#OptOutside: A Stance Against Black Friday


In an astounding display of forward thinking and demonstrated progressiveness, REI has started the #OptOutside campaign. At first, I couldn’t believe what I was reading. A company not participating in Black Friday?? It sounded too good to be true. Certainly, at it’s core, as the article points out, REI is a business concerned with making profit. Even at that expense of the message, however, I still support them. After all, their business is encouraging folks to get outdoors and enjoy life. That is a business motto I can get behind.

Furthermore, it is highly unfair to the millions of retail workers that have to sacrifice their time so you can benefit from discounts. It is remarkable that REI not only is letting their workers stay home, but that they are paying their employees to stay home. You can call it revolutionary, I’ll call it the expected norm we all deserve as part of a decent living.

Read it and weep commercialization: one of the outdoor-recreation giants has had enough. These holidays are meant to spend time with family, not to buy until your wallets bleed. I wholly support REI in their campaign and I hope the message resonates. Spread the word: #OptOutside.


A Debate Worth Having

A Debate Worth Having

After watching only part of the Democratic debate, I’m hopeful Bernie will blow Clinton out of the water. Not only was he the sole politician on that stage to deliver legitimate answers, he was the only one who did not refer to African Americans as “colored” people. In an incredible show of integrity and responsibility, he even demanded the moderator move away from Clinton’s email scam and focus on the issues (something for which he could have easily attacked her). Finally, he was remarkably respectful to Clinton, despite her obvious jabs towards him, especially on gun rights. I can’t make it clear enough, Bernie clearly knows how to compromise in a country where “no guns” and “more guns” puts in us in unending circles (he may be the senator of a gun toting state, but he gets a D- from the NRA, a sign they are not in his pockets like other political gun activists).

Furthermore, I would like to point out Clinton’s ineptitude. She failed often to directly answer questions and often turned the tables on Republicans, which frankly has nothing to do with a Democratic party debate. She also was very vague with her answers and, when a colleague would respond to her, she would immediately jump and say “I didn’t say that!” The attack on Republicans and other Democratic candidates was not presidential and highly inappropriate: it is the desperate act of one caught in a downward spiral. Finally, keep in mind Clinton is part of an oligarchy. Wall Street is happily in her pants doing a party while Bernie is outwardly against Wall Street. Clinton’s stance on Glass-Steagall is to protect her own pockets. She also laid hard into key words involving families and women, but failed often to detail what she would do concerning those groups. Her answers were clearly rehearsed and unemotional. I would hope most of our country could see through her facade.

I would like to note, however, that while the above makes me sound like I’m feeling the Bern as if he was a preacher, I actually have points at which I disagree with Sanders. One, while I believe his demand to ignore Clinton’s email was the best move he could make on stage, I find it disheartening that our country is so under-educated concerning technology that we see it as slander rather than an important issue. Clinton using a personal, unprotected server for emails of the Secretary of State is a HUGE deal. Did we not go through the NSA fiasco to end up back where we started in terms of security? Technology is not magic, anyone could have (and probably did) find their way into her emails. The fact that we, as a country, don’t take this issue lightly (and no it’s not a scandal, it is a real problem) is embarrassing.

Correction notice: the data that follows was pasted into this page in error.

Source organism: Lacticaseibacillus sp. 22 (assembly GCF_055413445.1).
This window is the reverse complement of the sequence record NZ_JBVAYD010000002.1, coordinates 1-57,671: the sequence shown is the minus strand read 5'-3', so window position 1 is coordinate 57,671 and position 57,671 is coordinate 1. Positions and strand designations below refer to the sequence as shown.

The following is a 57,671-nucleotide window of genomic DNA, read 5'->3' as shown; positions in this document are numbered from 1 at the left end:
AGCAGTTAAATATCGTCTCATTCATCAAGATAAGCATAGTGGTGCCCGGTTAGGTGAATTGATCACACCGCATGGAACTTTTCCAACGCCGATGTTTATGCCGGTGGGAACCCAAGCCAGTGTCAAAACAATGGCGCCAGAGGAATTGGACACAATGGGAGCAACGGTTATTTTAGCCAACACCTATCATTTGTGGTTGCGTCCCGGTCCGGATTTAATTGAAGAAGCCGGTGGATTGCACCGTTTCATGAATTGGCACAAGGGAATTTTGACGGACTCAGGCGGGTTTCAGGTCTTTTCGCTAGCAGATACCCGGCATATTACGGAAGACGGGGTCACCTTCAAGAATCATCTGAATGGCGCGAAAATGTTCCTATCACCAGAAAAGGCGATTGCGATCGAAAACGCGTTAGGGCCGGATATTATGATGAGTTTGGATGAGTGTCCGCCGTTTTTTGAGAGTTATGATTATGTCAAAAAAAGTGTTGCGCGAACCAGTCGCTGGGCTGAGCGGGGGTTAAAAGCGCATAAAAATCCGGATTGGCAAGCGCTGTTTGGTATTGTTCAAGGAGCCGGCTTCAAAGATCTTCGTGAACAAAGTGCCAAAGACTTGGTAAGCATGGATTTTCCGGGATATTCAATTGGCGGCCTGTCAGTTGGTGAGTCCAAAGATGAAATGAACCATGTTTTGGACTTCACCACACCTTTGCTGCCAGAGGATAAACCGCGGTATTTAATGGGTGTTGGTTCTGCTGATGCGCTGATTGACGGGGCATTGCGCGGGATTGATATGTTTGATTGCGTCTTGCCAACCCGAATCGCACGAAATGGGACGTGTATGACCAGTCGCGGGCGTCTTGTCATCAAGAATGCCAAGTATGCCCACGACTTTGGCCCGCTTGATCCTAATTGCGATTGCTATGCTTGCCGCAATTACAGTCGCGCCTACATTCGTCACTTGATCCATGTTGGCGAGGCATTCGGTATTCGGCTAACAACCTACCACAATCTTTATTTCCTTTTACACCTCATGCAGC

Also, as my previous post probably suggests, I am not a supporter of guns. With that said, Bernie made a highly intuitive point during the debate concerning guns: common sense, common ground and differences in rural and urban communities. In Minnesota, I’ve experienced that. While we don’t have one extreme (for instance rural as in Montana and urban as in New York city) or the other, I have noted in conversations concerning gun ownership to greatly differ depending on the community. That is not to say there aren’t exceptions. I know at least a handful who support (and have) gun ownership in an urban area. However, you are MORE likely to encounter such pro-gun arguments in a rural area. Vermont, compared to Maryland, is HIGHLY rural. The fact that Bernie recognizes common ground is important. He did not even suggest what his personal views on the matter were, but merely that it is important to make compromises for those who have demonstrated responsibility and, rather than penalize them, ensure that guns don’t end up in the wrong hands. I fully support his stance, even if I don’t agree with gun ownership. Such an extreme turn takes baby steps, and Bernie has proven in his legislation that he is willing to take those measures.

I would be interested to hear others’ thoughts on the debate and what they took away from it. Pros/cons of candidates? Issues?

*Note: I focus merely on Clinton and Bernie as they are the front-runners. I would note, however, that it was interesting how Chaffe seemed to often gently back-up Bernie’s points*

[Democratic Debate: Part 1]